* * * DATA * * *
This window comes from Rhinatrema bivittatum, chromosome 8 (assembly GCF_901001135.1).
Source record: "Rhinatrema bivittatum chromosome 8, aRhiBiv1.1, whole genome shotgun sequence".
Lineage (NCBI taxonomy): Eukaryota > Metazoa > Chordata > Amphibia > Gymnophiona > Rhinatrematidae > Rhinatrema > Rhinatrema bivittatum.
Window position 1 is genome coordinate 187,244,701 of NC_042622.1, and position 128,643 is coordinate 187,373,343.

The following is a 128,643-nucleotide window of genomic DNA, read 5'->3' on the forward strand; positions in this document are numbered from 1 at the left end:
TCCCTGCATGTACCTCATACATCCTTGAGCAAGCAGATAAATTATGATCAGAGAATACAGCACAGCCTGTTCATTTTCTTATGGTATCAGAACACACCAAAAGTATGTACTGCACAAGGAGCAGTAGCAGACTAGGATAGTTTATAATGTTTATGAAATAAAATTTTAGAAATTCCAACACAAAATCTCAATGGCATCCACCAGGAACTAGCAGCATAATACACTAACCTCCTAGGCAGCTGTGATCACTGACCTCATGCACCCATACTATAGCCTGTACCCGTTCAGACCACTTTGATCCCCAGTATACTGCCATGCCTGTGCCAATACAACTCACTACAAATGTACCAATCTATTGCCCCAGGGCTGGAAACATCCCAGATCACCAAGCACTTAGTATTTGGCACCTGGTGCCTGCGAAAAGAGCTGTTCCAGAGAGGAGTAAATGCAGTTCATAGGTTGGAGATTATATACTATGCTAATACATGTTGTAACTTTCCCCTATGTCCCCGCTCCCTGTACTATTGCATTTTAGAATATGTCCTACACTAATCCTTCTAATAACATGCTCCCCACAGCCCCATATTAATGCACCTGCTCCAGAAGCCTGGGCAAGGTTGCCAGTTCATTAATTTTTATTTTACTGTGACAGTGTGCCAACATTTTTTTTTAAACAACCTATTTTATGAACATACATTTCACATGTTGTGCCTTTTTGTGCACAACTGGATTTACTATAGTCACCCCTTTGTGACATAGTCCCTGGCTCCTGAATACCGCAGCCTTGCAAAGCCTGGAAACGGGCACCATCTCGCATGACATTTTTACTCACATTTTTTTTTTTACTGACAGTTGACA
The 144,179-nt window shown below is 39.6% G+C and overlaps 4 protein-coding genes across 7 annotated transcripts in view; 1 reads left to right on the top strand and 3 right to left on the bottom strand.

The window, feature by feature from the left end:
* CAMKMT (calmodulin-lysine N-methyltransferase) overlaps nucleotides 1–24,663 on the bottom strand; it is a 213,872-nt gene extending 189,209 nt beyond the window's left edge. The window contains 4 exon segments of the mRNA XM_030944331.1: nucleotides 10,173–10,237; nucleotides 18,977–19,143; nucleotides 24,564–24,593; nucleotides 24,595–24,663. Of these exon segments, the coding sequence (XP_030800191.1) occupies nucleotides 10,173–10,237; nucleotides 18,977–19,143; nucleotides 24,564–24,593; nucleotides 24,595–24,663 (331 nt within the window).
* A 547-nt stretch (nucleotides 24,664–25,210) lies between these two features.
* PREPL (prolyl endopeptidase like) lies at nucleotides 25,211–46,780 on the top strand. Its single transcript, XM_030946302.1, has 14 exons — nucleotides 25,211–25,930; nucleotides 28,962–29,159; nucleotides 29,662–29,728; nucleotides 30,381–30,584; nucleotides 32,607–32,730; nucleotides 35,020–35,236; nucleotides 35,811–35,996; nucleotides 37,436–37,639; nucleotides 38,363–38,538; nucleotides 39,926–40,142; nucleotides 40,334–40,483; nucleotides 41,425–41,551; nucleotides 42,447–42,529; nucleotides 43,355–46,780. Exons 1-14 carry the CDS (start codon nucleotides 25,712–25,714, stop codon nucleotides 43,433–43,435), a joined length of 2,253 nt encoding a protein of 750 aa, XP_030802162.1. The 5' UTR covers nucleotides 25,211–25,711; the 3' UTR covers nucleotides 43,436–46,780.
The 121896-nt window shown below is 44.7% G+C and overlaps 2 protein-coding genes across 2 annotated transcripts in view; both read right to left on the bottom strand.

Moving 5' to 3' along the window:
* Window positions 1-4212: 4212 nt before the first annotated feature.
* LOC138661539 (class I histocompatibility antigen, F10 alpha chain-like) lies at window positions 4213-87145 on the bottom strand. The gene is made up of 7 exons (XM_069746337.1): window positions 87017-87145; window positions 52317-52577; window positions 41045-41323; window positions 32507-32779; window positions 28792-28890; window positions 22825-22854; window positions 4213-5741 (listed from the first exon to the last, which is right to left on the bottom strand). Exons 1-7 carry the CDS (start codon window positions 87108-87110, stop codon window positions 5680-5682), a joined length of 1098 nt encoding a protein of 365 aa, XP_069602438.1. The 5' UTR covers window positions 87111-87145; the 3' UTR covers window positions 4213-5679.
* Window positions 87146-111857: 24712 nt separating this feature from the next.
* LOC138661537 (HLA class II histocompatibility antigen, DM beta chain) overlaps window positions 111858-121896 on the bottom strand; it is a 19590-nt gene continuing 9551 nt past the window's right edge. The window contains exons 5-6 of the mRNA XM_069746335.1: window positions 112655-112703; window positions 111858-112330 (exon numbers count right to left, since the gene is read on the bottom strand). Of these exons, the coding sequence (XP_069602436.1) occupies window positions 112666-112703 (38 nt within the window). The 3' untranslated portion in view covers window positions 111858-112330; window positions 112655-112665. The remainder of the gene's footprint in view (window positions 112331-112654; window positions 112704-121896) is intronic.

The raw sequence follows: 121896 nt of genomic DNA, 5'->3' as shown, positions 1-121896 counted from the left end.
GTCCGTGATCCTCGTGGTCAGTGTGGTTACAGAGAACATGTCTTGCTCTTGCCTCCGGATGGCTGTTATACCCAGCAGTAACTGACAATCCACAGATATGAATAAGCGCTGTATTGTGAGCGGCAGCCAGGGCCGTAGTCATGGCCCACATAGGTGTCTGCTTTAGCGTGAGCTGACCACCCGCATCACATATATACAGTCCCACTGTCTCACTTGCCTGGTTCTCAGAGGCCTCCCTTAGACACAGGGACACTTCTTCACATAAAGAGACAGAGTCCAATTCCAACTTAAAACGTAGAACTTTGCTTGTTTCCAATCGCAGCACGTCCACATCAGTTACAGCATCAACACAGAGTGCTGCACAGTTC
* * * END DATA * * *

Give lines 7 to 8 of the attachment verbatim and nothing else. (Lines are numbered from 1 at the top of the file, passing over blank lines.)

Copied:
The 144,179-nt window shown below is 39.6% G+C and overlaps 4 protein-coding genes across 7 annotated transcripts in view; 1 reads left to right on the top strand and 3 right to left on the bottom strand.

The window, feature by feature from the left end: